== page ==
3. Leavin’ CC on a Jet Plane. “Even though we’ve been running a CC community as close to the DLG and book as I’ve ever known… we got crossways with our state leadership. This isn’t the time for great details, but suffice to say it was big and it was wrong and at the end, due (I think) to a really prideful heart and perspective, there was just no way to move forward.”
  4. Eager Anticipation. “Our life had so many burdens on it I knew without a doubt it was impossible for me to manage. So I stopped trying. I started telling God, ‘I eagerly anticipate the way You are about to show Yourself to be Big and Faithful and True and Loving’… and you know what? HE DID.”
  5. Can I Still Be in Leadership? “I have a sort of pro/con list that I wrote out of points of contention I have identified. There are 13 items on that list that are active, current issues that have crossed the line into sin (in my assessment) because of unlawfulness in their enactment or abusiveness from a relational perspective.”

If you like this post, feel free to share it (with attribution). Copyright © StealingFaith.com 2010-2019 | All rights reserved

Mountain, MOVE!

You have been assigned this mountain to show others it can be moved.
“Truly I tell you, if you have faith as small as a mustard seed, you can say to the mountain, ‘Move from here to there,’ and it will move. Nothing will be impossible for you.” Matthew 17:20

I was up at 2am. I’ve been doing this lately, up in the middle of the night, stomach churning, filled with thoughts about the future and analyzing past conversations. I’ve even broken out into stress hives across my forearms, which is a new condition I find totally lacking in charm.

It’s safe to say, “I’ve had a lot on my mind.”

In the wee hours of the morning, I ruminate on the future, filled with self-doubt about whether we can do this homeschooling thing now that our path forward isn’t as clear as it used to be.

It’s like when we go bowling with the kids and they have those nifty rails that make it so kids can’t throw a gutter ball… well, now the rails have been put down off of our homeschooling and I’m staring at a potential strike… or a terrifying gutter ball as we continue moving forward.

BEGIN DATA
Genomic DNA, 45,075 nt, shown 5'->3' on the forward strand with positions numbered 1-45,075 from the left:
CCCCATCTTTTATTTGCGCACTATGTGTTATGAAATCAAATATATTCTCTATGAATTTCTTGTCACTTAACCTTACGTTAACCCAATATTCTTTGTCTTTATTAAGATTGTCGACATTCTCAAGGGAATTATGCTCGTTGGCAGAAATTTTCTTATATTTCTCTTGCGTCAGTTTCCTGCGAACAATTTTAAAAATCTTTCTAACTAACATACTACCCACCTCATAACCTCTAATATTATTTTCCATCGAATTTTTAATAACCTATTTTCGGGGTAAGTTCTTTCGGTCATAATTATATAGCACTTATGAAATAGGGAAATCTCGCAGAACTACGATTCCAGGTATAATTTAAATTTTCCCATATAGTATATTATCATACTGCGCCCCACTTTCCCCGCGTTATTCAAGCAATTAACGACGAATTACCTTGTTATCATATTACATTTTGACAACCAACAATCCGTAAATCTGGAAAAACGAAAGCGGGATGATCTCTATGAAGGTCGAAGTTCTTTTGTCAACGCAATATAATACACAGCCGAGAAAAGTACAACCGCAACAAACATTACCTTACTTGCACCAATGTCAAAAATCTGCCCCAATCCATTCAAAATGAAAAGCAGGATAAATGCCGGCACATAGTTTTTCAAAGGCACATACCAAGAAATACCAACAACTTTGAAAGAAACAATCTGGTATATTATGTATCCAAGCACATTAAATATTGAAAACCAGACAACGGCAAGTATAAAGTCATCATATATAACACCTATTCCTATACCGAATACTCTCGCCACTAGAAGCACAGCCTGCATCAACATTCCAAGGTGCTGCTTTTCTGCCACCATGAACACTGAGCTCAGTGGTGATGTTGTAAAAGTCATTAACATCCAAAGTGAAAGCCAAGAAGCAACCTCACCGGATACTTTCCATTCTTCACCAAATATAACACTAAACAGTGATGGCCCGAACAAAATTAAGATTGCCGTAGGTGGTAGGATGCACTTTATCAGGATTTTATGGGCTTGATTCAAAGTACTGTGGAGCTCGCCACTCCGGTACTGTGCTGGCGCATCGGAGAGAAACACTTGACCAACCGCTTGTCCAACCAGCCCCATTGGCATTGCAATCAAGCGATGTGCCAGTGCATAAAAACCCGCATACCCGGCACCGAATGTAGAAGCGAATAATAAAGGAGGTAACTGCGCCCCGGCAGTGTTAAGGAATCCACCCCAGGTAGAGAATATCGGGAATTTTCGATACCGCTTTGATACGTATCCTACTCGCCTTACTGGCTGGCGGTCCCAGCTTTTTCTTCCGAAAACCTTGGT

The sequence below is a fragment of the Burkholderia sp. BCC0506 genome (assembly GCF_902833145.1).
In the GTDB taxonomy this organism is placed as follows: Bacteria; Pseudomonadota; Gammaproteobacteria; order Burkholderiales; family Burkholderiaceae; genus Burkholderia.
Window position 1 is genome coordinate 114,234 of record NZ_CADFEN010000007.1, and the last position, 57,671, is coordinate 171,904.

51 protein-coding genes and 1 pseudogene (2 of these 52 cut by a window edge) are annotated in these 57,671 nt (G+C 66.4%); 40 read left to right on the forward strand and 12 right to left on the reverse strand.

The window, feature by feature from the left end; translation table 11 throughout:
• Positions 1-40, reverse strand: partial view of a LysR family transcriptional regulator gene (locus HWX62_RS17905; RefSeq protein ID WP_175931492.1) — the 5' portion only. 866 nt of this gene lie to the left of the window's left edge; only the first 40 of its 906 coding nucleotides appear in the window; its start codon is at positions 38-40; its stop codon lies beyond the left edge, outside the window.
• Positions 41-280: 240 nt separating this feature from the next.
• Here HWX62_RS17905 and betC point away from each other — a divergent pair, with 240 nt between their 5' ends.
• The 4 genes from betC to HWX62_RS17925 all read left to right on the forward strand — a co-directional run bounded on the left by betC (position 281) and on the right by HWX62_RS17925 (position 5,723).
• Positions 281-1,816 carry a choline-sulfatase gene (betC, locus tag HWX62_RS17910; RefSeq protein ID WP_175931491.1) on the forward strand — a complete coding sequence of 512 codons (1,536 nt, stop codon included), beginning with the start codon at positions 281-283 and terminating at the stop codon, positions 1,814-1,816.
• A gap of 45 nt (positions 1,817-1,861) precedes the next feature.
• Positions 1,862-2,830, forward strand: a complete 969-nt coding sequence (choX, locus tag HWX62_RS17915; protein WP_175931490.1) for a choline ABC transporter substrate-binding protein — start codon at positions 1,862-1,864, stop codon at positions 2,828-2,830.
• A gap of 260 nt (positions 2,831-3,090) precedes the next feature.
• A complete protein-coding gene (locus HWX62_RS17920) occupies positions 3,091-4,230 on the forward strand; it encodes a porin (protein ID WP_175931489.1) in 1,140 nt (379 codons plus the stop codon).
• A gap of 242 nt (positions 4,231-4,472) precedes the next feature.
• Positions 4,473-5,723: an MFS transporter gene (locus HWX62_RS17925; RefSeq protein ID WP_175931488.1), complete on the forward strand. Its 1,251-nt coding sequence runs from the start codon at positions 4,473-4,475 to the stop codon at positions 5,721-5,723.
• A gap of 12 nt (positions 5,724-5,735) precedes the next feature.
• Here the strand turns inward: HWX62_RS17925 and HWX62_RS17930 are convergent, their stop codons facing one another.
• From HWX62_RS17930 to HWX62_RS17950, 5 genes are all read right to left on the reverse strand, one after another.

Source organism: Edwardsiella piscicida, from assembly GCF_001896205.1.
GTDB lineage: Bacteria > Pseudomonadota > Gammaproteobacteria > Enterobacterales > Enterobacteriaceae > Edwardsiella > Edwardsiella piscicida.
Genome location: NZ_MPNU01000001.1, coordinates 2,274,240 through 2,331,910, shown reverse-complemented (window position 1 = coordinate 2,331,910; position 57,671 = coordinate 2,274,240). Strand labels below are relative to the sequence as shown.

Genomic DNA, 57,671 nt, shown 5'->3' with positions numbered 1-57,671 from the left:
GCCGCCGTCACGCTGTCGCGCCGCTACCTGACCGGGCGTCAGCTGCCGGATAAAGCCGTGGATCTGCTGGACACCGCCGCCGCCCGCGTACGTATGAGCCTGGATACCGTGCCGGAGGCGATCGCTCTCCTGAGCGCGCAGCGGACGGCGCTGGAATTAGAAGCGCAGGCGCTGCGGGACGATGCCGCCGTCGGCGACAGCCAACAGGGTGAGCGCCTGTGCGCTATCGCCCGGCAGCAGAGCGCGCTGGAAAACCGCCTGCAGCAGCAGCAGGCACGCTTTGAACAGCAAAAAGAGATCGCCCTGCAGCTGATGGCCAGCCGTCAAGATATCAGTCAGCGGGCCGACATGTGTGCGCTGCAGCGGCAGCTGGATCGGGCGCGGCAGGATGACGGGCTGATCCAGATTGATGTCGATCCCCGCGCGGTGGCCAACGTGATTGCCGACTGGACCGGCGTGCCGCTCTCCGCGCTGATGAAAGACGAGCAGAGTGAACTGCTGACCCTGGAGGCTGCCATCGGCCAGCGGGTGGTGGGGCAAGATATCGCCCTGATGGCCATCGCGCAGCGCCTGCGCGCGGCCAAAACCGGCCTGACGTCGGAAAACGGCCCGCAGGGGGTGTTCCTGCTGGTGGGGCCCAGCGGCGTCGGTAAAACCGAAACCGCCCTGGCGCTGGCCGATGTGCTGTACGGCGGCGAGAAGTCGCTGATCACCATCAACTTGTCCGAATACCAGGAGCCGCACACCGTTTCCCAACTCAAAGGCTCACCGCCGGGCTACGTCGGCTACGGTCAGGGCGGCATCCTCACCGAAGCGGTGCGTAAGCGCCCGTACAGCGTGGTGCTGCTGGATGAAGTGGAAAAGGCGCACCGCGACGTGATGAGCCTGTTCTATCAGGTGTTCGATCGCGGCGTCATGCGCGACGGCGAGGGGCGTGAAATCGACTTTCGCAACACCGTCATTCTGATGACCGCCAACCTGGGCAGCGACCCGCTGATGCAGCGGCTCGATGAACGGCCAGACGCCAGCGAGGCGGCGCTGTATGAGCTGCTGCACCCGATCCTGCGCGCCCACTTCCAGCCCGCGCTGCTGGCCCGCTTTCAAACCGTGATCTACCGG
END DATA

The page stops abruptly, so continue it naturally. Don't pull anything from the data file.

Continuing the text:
It eats at me. I pray it away, I throw logic at it, but it’s a persistent attack. It is a voice of shame (why didn’t I see this coming?), fear (my kids are going to end up in a box down by the river), and insecurity (what if I choose the wrong path?).

Eventually last night I sorted through the thoughts enough to find peace and headed back to bed. When I got up at my normal time this morning I saw a friend had posted a quote that hit me like an arrow through the heart:

“You have been assigned this mountain to show others it can be moved.”

Guys, this “educating our children” thing is a big, freakin’ mountain. It’s a calling, an effort of insanity, filled with twists and turns, highs and lows, moments that take your breath straight away, and experiences that leave you crying in the shower. It’s all the things.

(And that’s only with one child. Throw multiple children in there and you’ve got a stinkin’ mountain range!)

This is overwhelming heart and soul work and it leaves so many opportunities for us to be assaulted by voices of insecurity. But let’s pull back for a minute and remember the main life principles:

God has called us to train our children to love the Lord their God with all their heart, soul, mind, and strength and their neighbor as themselves.

God calls us to homeschooling. He’s not in the business of calling us into an effort that is impossible or that He will not sustain us through. That would be sneaky and misleading – but deception is NOT an attribute of God. He’s called us to it and He will see us through it.

We’re on a winning path.

Take a look at this article (the statistics shocked me so much!): Educational Fraud Continues.

  • Only 37% of 12th graders tested proficient or better in reading. (17% of black students.)
  • Only 25% of 12th graders tested proficient or better in math. (7% of black students.)

“It’s grossly dishonest for the education establishment and politicians to boast about unprecedented graduation rates when the high school diplomas, for the most part, do not represent academic achievement. At best they certify attendance.”